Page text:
Throughout my varied journeys abroad, there have been moments, not only of sheer beauty in ancient sights, intricate architecture, fascinating people, and exotic foods, but moments that protrude in my memory like a poke in the eye with a sharp stick. There are so many souls traveling that we are bound, at one point or another, to intrude, step on, crush, break, knock over, anger, poke, squish, smell or otherwise offend a fellow traveler or resident of the country in which we are visiting. The real test in our character is in how we take these occurrences in stride, learn from them, and appreciate the humor that life tosses us like a crunchy milk bone.
London has long been a favorite destination of mine starting at an early age with annual visits to England with my grandmother. I continued the tradition and visited London again during college with friends from my university. Jet lag had always gotten the best of me and being overzealous to begin my city exploration process the very next day after my arrival has had a price to pay. My two friends and I hastily purchased theater tickets to see Agatha Christie's Mousetrap at the Palladian Theater. We scored large with securing front row seats at the performance. As we watched with intrigue through the entire first two acts, we all three simultaneously began to lose consciousness as Mister Sandman took over all our motor control and we slipped into a sleep induced coma, twitching and drooling onto one another in plain view. Having slept like the dead through two solid acts, we finally awoke startled as we heard the roar of applause. The cast were taking their bows and it had been an excellent play. We were disappointed in our behavior but thought, we will read about the performance in tomorrow's papers to see how it all turned out. The London Times did in fact, have a review. It was quite the descriptive assessment of our evening. The article, printed boldly on the front page of the paper, as we had attended on opening night show, read "The play was a complete success, the performance of the actors was indeed superb, despite the sleeping Americans on the front row." Bucket list item #512 was now checked off. I had always wanted to be on the front page of a newspaper.
Eating out can sometimes pose unusual problems. While in London on another trip with my older brother, we decided to try out some ethnic restaurants, trying desperately to escape the doldrums of British culinary arts that were, unfortunately, not so appetizing during the 1990's. London has since become a gastronomic paradise and overflows with delectable cuisine. We ate a complete Italian meal near Victoria Station in a quiet, unpopulated restaurant. This should have been our first clue. Since then, my number one rule is to never enter a restaurant or café unless it is filled with people and difficult to find an empty table. Only then do we know it is inhabitable. After my Italian meal in Britain, I requested a cappuccino to top off my spaghetti carbonara. As I took my first sip, something in the foam ticked my nose. At first it seemed like the barista had added a small curl of chocolate to top off my fancy drink. How creative was this man to add my favorite sweet to a hot drink. No, it wasn't the foam, and it wasn't a tasty bit of chocolate. It was in fact, wings…insect wings, wings that were still attached to a cockroach. This was a very unpleasant moment. Never have I been served a "creepy crawly" as a garnish! I shrieked and loudly told the waiter about my discovery. He quickly offered to make me a new cup of joe. There was not even an apology. I did not leave a gratuity. I don't think I ate much the next day. I couldn't shake the feel of the tickle of those wings off my upper lip. Later in the week, we decided to avoid Italian and try a Chinese restaurant near our hotel. The food was quite good and after the main course, we quickly moved on to dessert. My brother ordered a frozen item called a Chocolate Mint Bomb. It had evidently been in a sub zero fridge for quite some time and was frozen so solidly that it was impossible to eat with a spoon. The concoction had a glossy chocolate and slippery shell on the outside and boulder-hard ice cream on the inside. In frustration, my brother took a steak knife to the bomb to crack it open and to our great surprise, it shot off his plate like a hockey puck in a Montreal Canadiens game. The dark brown flying saucer landed three tables over on an unsuspecting couple's plate, precisely centered in a saucy Peking duck. For the remainder of the week, we stuck to fish and chips.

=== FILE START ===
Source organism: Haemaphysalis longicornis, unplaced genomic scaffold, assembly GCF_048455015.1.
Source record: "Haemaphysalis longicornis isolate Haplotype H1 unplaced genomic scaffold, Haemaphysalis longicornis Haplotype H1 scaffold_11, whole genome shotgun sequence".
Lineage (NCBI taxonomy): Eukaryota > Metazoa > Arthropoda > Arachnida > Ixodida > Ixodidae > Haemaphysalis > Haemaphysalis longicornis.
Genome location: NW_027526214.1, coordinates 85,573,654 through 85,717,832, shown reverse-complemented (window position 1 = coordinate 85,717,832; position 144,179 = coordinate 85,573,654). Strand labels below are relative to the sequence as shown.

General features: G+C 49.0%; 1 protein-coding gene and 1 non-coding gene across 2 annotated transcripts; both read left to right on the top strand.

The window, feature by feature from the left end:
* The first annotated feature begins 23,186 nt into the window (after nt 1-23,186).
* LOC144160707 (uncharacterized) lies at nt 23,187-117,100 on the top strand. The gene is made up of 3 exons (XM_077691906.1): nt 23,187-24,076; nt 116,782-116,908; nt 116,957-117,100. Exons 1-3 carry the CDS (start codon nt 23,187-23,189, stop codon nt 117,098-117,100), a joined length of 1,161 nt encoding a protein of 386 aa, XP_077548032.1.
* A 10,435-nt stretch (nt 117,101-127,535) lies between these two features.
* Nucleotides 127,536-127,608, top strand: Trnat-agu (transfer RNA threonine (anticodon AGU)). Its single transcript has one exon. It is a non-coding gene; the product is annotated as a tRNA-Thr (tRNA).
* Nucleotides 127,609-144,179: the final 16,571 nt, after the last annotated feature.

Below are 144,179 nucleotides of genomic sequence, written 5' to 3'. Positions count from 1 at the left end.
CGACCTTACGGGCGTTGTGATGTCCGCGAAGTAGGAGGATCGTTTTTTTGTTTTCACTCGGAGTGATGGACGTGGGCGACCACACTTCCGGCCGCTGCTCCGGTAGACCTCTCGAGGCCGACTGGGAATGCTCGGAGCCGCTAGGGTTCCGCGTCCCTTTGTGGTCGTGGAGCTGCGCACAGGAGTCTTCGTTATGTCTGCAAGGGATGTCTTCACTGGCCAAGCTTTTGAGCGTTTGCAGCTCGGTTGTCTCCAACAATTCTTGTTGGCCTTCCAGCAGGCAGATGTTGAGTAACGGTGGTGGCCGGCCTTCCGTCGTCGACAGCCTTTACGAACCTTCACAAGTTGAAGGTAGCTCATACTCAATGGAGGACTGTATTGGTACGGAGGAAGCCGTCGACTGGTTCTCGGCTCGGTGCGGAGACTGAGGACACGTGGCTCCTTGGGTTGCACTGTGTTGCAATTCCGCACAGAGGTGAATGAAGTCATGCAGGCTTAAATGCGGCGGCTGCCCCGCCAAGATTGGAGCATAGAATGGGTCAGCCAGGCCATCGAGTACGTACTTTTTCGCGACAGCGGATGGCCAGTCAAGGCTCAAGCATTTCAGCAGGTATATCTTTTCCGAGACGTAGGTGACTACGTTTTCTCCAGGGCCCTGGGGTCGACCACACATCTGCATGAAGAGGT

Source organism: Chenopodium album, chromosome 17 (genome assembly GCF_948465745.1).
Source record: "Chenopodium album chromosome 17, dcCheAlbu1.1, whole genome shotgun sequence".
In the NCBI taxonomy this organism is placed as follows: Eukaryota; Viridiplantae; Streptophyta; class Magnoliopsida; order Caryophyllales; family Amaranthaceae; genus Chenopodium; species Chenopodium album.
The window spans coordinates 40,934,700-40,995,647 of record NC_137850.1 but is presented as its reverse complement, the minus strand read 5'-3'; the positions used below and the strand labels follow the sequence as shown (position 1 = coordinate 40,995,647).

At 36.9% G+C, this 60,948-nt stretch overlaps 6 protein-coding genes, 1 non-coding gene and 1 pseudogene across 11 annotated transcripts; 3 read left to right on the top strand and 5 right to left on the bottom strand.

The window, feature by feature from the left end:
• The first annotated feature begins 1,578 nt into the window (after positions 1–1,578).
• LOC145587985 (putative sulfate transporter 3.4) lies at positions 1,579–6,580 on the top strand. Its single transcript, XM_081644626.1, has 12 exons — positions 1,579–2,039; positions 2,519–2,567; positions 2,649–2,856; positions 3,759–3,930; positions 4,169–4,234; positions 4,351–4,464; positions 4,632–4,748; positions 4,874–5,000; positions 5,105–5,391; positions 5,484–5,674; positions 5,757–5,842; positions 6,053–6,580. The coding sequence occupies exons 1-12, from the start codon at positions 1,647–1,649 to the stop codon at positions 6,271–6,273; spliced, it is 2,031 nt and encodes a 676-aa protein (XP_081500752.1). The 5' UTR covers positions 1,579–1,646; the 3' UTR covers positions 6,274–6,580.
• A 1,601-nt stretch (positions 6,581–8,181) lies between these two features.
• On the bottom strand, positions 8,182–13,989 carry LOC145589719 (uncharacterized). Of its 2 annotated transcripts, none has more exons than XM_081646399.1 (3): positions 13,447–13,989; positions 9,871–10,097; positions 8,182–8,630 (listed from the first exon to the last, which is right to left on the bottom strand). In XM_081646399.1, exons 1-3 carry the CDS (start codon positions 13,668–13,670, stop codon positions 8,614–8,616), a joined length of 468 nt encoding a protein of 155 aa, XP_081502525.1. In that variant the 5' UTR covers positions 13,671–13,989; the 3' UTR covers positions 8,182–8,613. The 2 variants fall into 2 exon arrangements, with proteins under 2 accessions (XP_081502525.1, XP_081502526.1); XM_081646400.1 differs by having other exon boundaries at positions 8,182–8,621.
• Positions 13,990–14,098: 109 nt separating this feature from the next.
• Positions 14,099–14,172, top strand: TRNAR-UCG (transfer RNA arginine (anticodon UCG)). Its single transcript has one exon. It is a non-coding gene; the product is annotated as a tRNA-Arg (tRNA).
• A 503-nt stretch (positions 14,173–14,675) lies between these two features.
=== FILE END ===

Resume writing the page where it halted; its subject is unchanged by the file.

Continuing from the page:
Most of these memorable moments seem to happen during a meal. While in the Netherlands, on a daytrip to Delft, I was enjoying a warm schnitzel and latte in a sidewalk café, giving myself a much-needed break from exploring the town. I was seated underneath the famous Delft bell tower of the Oude Kerk (old church) nicknamed Oude Jan or Old John, a Gothic Protestant church in the old city center. Its most recognizable feature is a 75-meter-high brick tower that leans about two meters from the vertical. As I cut into my hot meal, the waitresses at my café began screaming in horror and people in the market below the tower all were staring up at the tower from which I had just descended. Police cars arrived and the entrance to the church was cordoned off with yellow police tape. Instinctively, I affixed my zoom lens to my camera to get a closer view. The man who had just minutes before been admiring the cityscape from the summit of the tower, who stood next to me on the highest level, was now precariously perched on the railing of the tip top with his limbs swinging wildly as he was preparing to commit suicide by plummeting to the square below. Minutes seemed like hours as we all watched and waited. The young man eventually was coaxed down, carted off in a straight jacket, market stalls reopened and all was well in the old center that day. Although upsetting to watch this, I went on to a healthy dessert after my schnitzel in celebration of life.